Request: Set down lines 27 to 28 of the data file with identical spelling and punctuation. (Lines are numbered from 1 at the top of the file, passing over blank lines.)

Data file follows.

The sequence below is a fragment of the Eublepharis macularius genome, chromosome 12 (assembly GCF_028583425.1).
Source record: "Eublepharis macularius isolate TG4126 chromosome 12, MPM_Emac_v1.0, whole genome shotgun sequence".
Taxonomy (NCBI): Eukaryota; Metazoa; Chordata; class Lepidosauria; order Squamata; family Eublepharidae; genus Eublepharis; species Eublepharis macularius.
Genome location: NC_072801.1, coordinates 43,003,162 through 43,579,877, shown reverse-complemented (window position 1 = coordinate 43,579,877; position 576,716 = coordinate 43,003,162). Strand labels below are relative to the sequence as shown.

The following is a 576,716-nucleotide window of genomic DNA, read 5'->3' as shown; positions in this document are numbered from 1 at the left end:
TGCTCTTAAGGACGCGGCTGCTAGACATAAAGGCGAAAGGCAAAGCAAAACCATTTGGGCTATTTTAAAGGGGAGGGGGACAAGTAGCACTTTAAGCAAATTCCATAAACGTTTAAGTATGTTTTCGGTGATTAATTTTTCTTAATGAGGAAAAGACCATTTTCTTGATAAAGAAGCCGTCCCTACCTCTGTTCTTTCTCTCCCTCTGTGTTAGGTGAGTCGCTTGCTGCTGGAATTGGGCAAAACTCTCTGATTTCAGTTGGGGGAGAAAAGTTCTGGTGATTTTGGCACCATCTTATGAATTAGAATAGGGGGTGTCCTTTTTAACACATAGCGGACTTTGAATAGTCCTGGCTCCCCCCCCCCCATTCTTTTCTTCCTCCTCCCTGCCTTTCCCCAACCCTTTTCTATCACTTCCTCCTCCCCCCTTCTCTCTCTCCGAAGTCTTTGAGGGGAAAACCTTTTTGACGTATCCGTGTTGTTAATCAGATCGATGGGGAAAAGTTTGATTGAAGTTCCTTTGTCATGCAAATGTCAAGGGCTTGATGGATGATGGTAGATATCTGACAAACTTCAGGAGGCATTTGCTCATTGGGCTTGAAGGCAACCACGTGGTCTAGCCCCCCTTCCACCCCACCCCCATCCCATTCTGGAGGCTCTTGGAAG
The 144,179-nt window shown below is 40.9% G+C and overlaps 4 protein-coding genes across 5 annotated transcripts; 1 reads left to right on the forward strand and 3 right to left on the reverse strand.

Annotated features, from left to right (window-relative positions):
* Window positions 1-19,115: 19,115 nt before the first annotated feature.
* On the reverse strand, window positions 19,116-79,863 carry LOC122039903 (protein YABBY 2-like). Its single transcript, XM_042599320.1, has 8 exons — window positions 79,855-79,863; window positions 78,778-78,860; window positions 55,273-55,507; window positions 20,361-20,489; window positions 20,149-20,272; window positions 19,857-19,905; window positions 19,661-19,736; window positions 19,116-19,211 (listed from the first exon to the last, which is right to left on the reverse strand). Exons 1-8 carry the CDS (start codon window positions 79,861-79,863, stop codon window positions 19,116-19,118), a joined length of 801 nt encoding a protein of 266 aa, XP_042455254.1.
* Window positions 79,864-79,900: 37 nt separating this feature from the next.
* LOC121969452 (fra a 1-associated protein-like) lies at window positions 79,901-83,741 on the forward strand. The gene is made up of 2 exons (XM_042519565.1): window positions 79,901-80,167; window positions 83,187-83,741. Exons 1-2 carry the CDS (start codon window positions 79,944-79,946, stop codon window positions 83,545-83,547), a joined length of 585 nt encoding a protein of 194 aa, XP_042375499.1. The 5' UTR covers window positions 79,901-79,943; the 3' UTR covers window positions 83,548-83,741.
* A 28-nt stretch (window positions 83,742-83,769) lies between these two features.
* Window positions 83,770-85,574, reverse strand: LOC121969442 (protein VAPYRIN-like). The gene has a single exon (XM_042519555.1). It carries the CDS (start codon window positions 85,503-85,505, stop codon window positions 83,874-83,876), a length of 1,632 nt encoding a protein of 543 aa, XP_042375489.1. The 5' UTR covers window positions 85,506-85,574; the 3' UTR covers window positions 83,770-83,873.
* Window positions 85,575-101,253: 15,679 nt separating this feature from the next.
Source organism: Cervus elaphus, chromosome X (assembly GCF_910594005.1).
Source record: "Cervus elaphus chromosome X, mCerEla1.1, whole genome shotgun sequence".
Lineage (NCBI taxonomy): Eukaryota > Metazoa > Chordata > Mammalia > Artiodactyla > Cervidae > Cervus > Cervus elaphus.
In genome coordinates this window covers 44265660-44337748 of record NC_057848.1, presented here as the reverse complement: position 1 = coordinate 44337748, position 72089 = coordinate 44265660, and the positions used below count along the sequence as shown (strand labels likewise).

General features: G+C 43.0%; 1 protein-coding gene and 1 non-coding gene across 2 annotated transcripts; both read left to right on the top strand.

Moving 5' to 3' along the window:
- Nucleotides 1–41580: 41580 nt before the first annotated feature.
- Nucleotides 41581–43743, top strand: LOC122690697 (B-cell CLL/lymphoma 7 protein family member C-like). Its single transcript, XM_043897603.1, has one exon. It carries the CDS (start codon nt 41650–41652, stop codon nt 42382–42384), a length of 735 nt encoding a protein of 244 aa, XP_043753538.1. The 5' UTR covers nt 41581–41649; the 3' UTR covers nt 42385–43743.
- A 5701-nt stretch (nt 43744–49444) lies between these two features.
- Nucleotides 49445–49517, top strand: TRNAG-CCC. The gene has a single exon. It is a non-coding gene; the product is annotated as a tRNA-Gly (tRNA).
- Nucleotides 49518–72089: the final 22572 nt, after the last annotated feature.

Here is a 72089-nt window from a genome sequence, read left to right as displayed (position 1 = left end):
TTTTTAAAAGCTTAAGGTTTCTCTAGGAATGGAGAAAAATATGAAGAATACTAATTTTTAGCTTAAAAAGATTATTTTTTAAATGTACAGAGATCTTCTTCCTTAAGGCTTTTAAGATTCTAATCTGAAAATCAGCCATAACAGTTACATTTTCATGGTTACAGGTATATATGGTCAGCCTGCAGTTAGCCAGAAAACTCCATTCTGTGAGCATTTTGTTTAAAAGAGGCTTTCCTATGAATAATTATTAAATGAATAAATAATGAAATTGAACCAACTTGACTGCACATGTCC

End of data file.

Here is a 72089-nt window from a genome sequence, read left to right as displayed (position 1 = left end):
TTTTTAAAAGCTTAAGGTTTCTCTAGGAATGGAGAAAAATATGAAGAATACTAATTTTTAGCTTAAAAAGATTATTTTTTAAATGTACAGAGATCTTCTTCCTTAAGGCTTTTAAGATTCTAATCTGAAAATCAGCCATAACAGTTACATTTTCATGGTTACAGGTATATATGGTCAGCCTGCAGTTAGCCAGAAAACTCCATTCTGTGAGCATTTTGTTTAAAAGAGGCTTTCCTATGAATAATTATTAAATGAATAAATAATGAAATTGAACCAACTTGACTGCACATGTCC